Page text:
How glass bongs are made - the art of glassblowing

Steven Voser

Big ones, small ones, some as big as your head; glass bongs come in all shapes and sizes. Their construction isn't the result of complex machinery, but the highly skilled techniques of expert glass blowers. Discover what is involved in making a glass bong and how to check the quality of your next purchase.

It is true that the introduction of the industrial age streamlined a lot of handmade processes. The result may be a more efficient output, with uniform qualities, but is it not the slight imperfections that give objects their unique properties?

Fortunately for us, the majestic art of glassblowing is something machines can’t quite replicate, at least not to the same levels of creativity.


It is from the craft of glass blowing that many experienced hands are now turning to the cannabis industry. With a boom in demand driven by increasing legalization, cannabis paraphernalia has never been more popular. Nothing screams sophisticated stoner like an elaborate and decorative glass bong. Yes, sophisticated stoner is a demographic.

Glassblowing is considered such a tremendous skill that during its humble origins, back in 550 BC, Phoenician glass blowers from southern Lebanon were prohibited from travelling for fear of their knowledge being leaked. Luckily no such restriction is still in place, and talented glass blowers can come as go as they please.


Glass bongs start as a glass bubble

Firstly, glass is superheated to a temperature of up to 1163°C, making it malleable enough to shape. Then, utilizing a hollowed steel rod or blowpipe, the craftsmen literally blow on one end filling the molten glass with air, forming a bubble-like shape.

That glass bubble can then be manipulated into just about any shape imaginable. The airflow supplied by the glass blower can be manipulated by using air holes drilled into the steel rod.


Secondly, to provide a more uniform design (an integral feature of crafting bongs) the blown glass bubble can be added to a lathe to ensure a consistent cylindrical design. Additional blowtorches can be applied to the glass structure helping to create or add bowels, percolators, or just about any elaborate designs features imaginable. Who doesn't want glass dragon wings on a bong?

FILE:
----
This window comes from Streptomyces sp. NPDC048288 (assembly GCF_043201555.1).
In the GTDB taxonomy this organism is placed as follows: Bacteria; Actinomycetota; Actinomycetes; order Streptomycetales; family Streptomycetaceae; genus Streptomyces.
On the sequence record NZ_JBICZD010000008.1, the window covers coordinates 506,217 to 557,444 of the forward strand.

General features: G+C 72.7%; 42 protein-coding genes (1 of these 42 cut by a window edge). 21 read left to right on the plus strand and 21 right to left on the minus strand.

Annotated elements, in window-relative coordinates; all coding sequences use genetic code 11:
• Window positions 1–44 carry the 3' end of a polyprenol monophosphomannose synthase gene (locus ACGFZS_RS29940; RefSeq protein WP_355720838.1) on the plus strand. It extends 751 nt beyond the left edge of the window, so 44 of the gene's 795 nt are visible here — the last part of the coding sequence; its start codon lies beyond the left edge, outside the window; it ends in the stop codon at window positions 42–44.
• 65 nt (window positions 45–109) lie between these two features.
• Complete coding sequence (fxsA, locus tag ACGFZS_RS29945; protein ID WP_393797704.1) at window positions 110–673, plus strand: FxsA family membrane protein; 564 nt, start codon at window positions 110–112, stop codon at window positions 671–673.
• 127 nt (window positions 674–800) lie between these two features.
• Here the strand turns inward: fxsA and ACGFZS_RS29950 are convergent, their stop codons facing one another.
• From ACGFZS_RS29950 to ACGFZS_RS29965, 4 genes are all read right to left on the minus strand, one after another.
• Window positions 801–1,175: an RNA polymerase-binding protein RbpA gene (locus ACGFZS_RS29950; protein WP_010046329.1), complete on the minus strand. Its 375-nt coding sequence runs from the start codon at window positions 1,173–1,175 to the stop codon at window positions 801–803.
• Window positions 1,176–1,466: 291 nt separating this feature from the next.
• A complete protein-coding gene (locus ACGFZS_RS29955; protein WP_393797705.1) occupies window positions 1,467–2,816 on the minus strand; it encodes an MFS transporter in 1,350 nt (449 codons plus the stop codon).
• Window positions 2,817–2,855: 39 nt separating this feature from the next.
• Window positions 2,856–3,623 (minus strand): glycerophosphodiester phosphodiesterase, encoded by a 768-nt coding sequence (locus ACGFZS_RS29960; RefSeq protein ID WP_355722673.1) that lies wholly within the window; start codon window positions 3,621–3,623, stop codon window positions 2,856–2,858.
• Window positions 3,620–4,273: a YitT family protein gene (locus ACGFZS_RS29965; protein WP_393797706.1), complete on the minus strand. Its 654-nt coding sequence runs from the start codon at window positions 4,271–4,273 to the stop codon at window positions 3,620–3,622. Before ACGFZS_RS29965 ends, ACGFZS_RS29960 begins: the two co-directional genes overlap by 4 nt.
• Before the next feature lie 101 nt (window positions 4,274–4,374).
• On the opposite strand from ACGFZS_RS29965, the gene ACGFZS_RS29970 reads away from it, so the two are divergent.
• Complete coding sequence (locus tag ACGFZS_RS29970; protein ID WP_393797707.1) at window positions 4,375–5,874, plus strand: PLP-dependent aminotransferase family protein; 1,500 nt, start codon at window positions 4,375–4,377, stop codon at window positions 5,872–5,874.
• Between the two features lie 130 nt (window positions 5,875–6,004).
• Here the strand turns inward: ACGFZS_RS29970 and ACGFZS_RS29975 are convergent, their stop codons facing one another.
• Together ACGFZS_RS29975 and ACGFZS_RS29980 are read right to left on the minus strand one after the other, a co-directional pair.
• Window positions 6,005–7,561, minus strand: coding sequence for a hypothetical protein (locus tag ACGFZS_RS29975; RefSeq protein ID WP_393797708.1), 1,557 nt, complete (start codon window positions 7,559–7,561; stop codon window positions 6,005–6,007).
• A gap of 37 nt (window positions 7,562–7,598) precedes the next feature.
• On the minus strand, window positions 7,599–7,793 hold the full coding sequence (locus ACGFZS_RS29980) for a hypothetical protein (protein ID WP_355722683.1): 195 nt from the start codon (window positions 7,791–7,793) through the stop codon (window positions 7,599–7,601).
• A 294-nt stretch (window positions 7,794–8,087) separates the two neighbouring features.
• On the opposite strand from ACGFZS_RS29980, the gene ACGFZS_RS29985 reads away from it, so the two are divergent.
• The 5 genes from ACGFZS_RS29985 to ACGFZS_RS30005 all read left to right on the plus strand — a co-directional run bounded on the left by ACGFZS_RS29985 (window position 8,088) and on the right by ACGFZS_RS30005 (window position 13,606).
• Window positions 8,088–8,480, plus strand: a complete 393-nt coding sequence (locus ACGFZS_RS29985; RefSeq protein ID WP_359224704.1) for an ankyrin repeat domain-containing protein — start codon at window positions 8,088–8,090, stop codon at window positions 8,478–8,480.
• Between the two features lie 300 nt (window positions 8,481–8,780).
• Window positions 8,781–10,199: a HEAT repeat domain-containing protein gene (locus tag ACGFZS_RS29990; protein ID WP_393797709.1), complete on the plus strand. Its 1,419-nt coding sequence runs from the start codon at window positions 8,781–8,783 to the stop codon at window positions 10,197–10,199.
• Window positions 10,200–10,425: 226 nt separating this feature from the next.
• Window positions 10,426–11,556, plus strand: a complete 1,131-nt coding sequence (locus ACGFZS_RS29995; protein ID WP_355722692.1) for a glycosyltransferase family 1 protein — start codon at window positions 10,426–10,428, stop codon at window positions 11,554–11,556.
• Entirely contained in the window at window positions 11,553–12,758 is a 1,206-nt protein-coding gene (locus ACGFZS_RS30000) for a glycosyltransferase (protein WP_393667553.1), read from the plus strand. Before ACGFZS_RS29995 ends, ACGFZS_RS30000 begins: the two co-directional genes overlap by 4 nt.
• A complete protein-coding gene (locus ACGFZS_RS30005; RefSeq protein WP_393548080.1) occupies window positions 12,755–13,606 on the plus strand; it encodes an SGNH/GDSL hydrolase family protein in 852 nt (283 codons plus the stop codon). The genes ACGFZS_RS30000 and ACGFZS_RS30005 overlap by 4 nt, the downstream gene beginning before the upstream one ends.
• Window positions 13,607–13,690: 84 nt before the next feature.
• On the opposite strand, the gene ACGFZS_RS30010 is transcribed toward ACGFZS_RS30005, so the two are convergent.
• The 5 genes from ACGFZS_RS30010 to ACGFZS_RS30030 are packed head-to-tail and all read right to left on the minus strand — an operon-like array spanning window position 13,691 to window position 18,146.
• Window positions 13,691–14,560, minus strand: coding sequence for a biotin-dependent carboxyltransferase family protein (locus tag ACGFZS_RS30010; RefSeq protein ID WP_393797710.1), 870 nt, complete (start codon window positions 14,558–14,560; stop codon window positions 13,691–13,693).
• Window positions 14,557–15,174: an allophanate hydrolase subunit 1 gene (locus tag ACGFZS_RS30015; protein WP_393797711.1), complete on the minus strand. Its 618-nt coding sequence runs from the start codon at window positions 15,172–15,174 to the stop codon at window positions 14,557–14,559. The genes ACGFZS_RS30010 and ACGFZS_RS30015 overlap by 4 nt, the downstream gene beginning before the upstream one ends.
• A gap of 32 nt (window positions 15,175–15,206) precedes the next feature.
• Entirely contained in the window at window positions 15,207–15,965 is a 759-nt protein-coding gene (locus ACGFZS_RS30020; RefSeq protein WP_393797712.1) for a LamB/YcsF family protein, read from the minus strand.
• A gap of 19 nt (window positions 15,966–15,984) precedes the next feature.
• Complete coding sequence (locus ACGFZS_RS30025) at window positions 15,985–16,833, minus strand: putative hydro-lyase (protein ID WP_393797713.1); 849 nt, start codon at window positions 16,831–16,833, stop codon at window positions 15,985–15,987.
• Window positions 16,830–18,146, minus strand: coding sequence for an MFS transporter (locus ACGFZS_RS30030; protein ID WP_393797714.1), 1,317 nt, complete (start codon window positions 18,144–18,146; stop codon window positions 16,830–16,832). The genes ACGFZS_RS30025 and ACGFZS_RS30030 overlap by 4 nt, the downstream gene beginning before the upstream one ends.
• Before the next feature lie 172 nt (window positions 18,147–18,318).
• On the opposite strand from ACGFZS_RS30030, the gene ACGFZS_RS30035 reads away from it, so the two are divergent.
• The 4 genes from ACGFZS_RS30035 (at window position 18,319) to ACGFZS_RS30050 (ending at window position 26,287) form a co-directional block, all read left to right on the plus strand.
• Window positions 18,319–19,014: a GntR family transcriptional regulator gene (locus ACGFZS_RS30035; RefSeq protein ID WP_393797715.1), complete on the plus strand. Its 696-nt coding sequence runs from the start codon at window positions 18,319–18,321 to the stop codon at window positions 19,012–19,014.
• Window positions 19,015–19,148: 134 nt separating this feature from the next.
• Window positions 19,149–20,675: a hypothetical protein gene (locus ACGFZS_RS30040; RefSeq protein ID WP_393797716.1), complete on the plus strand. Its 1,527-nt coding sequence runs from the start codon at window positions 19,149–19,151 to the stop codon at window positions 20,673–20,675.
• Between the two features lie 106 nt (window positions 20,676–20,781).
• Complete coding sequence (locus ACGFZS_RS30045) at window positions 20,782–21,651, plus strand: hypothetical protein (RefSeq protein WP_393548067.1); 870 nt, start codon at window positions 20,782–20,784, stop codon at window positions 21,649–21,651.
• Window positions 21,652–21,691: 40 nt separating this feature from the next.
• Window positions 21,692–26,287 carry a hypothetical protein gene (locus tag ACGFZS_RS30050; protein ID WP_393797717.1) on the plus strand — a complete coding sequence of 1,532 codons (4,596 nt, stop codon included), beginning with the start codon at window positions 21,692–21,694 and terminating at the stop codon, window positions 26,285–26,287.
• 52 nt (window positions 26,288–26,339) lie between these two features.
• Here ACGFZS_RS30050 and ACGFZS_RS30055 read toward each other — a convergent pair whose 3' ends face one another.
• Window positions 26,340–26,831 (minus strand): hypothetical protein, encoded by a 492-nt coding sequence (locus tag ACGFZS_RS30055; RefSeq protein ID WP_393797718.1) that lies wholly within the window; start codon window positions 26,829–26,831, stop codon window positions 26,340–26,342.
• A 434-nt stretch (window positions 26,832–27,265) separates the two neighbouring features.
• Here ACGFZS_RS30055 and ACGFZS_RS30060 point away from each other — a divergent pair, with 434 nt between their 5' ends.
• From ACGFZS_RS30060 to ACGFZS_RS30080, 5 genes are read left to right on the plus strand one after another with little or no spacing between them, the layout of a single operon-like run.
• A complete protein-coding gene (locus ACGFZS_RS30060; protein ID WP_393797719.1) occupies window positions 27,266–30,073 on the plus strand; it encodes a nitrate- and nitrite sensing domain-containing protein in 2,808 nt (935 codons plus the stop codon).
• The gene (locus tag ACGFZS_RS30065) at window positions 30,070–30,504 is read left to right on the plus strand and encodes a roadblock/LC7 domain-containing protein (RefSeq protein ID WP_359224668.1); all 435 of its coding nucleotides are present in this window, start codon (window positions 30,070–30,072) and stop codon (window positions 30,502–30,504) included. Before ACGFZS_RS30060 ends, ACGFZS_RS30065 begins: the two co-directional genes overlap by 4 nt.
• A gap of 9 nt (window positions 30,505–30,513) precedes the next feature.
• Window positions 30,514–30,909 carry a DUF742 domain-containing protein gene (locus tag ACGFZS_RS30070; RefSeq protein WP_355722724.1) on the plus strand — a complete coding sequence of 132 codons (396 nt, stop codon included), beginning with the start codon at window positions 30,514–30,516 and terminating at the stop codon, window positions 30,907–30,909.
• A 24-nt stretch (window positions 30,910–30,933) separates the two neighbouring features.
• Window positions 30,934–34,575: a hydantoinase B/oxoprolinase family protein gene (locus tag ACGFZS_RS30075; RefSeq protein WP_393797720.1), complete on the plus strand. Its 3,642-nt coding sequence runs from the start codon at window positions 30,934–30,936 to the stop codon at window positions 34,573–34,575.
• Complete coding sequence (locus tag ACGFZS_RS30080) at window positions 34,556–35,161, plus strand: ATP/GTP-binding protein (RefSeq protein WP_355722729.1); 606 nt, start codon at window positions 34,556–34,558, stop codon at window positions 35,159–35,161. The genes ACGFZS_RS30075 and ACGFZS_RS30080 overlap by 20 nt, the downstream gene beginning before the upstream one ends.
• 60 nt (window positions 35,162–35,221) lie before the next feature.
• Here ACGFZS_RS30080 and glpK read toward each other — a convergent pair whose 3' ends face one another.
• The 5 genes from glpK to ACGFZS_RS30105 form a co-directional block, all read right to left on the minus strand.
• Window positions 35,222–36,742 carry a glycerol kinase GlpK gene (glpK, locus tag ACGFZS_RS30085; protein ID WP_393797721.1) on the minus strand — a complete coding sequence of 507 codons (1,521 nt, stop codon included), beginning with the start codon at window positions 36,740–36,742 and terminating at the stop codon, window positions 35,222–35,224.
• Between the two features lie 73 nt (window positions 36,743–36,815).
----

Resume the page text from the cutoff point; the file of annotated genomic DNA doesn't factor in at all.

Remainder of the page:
It is, in fact, a combination of several techniques that go into making every type of glass bong. Even the most straightforward designs still start life as a malleable glass bubble on the end of a steel rod.


The balance between glass quality and thickness

Ignoring the decorative features of glass blowing, there is a lot more to consider as a consumer than the eye-catching design or trippy color scheme. Defining the quality of a glass bong comes down to two primary factors. Which type of glass has been used and the thickness of said glass. Knowing what to look out for will make sure your next bong purchase stands the test of time and use.


The creme de la creme of glass is high-quality borosilicate glass; it is the same glass that is used to make premium grade lab equipment. Borosilicate glass is also significantly more durable than the cheaper Chinese offerings that some head shops offer.

If you are unsure of which type of glass the bong has been made from, an excellent way to determine the quality is by observing any joins or wields. Smooth, uniform, clean joint welds are sure signs of not only a skilled glass blower but a superior quality glass. Cheaper glass would likely crack under the same circumstances.


There is a common misconception that if something is heavy, it is better quality than its lighter counterpart. In glass bong construction, the heaviness will be a result of the glass thickness. This thickness can range anywhere from 3-9mm with the 9mm glass feeling heavier in hand.

If the bong you have chosen has average looking wields and cheaper quality glass but a greater thickness it is always better to go with a high-quality glass alternative that may not be as thick.

The superior quality glass is less likely to break regardless of thickness, so even if a cheap glass bong has glass that is 9mm thick, it is just as feasible it will break after repeated use. If you can get a bong that features both high-grade glass and greater thickness than you are on to a win-win purchase.

Steven Voser
Steven Voser

Steven is a long-time veteran of cannabis journalism, having delved into every aspect of the subject. His particular interests lie in cannabis culture, the emerging science of cannabis, and how it is shaping the legal landscape across the globe.